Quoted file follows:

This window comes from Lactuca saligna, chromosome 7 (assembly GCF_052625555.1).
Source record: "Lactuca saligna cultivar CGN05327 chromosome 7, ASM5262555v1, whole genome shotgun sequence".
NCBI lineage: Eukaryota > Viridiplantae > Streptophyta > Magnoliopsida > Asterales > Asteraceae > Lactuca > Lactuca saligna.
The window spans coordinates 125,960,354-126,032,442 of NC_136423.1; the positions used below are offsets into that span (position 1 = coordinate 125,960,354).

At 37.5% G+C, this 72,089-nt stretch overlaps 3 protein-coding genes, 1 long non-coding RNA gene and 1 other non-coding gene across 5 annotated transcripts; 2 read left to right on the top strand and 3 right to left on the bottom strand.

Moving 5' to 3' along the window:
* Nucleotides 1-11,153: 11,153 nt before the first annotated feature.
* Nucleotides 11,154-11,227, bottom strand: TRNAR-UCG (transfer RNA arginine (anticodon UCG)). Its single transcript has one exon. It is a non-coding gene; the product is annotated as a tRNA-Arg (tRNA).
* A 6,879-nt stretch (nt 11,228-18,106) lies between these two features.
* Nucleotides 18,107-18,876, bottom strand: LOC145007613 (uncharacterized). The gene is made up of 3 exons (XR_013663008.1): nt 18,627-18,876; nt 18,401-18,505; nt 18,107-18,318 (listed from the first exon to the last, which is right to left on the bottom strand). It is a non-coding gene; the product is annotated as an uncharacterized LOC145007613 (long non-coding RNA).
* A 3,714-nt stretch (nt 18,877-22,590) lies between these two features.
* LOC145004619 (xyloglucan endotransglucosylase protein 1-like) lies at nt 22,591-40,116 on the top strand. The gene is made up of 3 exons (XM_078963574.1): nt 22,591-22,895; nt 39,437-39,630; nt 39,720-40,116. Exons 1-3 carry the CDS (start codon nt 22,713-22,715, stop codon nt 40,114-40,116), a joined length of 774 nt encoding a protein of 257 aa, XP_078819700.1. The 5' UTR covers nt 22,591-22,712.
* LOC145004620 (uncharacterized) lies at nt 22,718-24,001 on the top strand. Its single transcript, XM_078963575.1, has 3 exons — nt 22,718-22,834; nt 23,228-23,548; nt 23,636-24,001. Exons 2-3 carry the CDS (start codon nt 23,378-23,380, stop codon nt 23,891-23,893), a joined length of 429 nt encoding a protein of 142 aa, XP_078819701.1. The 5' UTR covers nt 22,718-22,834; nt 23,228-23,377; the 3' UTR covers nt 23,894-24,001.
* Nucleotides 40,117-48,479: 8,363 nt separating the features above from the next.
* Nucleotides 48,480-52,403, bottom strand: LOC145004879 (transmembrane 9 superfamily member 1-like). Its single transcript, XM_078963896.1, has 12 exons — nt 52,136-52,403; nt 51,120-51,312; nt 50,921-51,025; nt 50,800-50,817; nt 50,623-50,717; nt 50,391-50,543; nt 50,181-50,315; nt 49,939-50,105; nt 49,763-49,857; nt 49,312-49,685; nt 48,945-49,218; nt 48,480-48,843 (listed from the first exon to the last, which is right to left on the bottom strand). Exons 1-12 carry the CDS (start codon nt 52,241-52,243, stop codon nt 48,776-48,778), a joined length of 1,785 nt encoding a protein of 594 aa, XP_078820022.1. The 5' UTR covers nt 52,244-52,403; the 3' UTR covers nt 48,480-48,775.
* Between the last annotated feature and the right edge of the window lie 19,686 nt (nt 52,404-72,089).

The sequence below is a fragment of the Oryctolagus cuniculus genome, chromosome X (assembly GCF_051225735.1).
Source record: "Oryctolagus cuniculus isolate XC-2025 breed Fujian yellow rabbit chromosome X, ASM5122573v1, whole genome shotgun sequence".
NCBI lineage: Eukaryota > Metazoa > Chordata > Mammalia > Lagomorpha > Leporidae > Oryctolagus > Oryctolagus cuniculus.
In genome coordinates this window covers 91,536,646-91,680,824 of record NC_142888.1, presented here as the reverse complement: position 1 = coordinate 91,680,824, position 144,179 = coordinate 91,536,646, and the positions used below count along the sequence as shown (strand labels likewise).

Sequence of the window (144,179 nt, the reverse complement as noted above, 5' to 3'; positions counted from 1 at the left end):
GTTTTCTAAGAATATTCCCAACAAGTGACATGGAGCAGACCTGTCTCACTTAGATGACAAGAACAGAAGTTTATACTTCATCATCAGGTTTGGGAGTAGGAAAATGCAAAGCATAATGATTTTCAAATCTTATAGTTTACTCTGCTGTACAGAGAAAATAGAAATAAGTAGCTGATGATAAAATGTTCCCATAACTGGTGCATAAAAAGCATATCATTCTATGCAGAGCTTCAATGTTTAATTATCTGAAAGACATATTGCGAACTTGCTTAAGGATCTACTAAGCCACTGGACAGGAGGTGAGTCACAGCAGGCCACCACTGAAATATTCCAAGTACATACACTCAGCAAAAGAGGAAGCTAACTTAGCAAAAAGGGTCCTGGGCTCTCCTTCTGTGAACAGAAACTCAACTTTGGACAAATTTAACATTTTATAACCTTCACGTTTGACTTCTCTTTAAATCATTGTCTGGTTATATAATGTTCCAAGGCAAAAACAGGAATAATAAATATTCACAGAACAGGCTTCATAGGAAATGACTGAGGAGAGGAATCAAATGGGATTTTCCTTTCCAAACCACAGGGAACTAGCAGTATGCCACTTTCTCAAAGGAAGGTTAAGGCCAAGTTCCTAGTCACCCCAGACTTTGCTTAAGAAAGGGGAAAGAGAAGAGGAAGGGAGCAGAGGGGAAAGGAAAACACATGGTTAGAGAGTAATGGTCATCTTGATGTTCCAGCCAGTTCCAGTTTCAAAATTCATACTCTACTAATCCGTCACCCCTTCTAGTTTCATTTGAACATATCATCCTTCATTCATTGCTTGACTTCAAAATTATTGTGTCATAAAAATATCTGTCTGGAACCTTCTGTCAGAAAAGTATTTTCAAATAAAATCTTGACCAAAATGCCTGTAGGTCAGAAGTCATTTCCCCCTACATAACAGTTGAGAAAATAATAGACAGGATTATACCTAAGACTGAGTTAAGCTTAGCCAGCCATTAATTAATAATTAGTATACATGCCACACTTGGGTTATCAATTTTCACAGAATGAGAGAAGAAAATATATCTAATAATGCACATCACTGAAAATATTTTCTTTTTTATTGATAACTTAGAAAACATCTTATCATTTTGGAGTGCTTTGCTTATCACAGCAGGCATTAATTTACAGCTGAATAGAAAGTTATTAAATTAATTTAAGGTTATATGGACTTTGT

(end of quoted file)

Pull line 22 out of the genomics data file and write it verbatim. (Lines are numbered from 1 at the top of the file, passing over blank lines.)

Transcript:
GTTTTCTAAGAATATTCCCAACAAGTGACATGGAGCAGACCTGTCTCACTTAGATGACAAGAACAGAAGTTTATACTTCATCATCAGGTTTGGGAGTAGGAAAATGCAAAGCATAATGATTTTCAAATCTTATAGTTTACTCTGCTGTACAGAGAAAATAGAAATAAGTAGCTGATGATAAAATGTTCCCATAACTGGTGCATAAAAAGCATATCATTCTATGCAGAGCTTCAATGTTTAATTATCTGAAAGACATATTGCGAACTTGCTTAAGGATCTACTAAGCCACTGGACAGGAGGTGAGTCACAGCAGGCCACCACTGAAATATTCCAAGTACATACACTCAGCAAAAGAGGAAGCTAACTTAGCAAAAAGGGTCCTGGGCTCTCCTTCTGTGAACAGAAACTCAACTTTGGACAAATTTAACATTTTATAACCTTCACGTTTGACTTCTCTTTAAATCATTGTCTGGTTATATAATGTTCCAAGGCAAAAACAGGAATAATAAATATTCACAGAACAGGCTTCATAGGAAATGACTGAGGAGAGGAATCAAATGGGATTTTCCTTTCCAAACCACAGGGAACTAGCAGTATGCCACTTTCTCAAAGGAAGGTTAAGGCCAAGTTCCTAGTCACCCCAGACTTTGCTTAAGAAAGGGGAAAGAGAAGAGGAAGGGAGCAGAGGGGAAAGGAAAACACATGGTTAGAGAGTAATGGTCATCTTGATGTTCCAGCCAGTTCCAGTTTCAAAATTCATACTCTACTAATCCGTCACCCCTTCTAGTTTCATTTGAACATATCATCCTTCATTCATTGCTTGACTTCAAAATTATTGTGTCATAAAAATATCTGTCTGGAACCTTCTGTCAGAAAAGTATTTTCAAATAAAATCTTGACCAAAATGCCTGTAGGTCAGAAGTCATTTCCCCCTACATAACAGTTGAGAAAATAATAGACAGGATTATACCTAAGACTGAGTTAAGCTTAGCCAGCCATTAATTAATAATTAGTATACATGCCACACTTGGGTTATCAATTTTCACAGAATGAGAGAAGAAAATATATCTAATAATGCACATCACTGAAAATATTTTCTTTTTTATTGATAACTTAGAAAACATCTTATCATTTTGGAGTGCTTTGCTTATCACAGCAGGCATTAATTTACAGCTGAATAGAAAGTTATTAAATTAATTTAAGGTTATATGGACTTTGT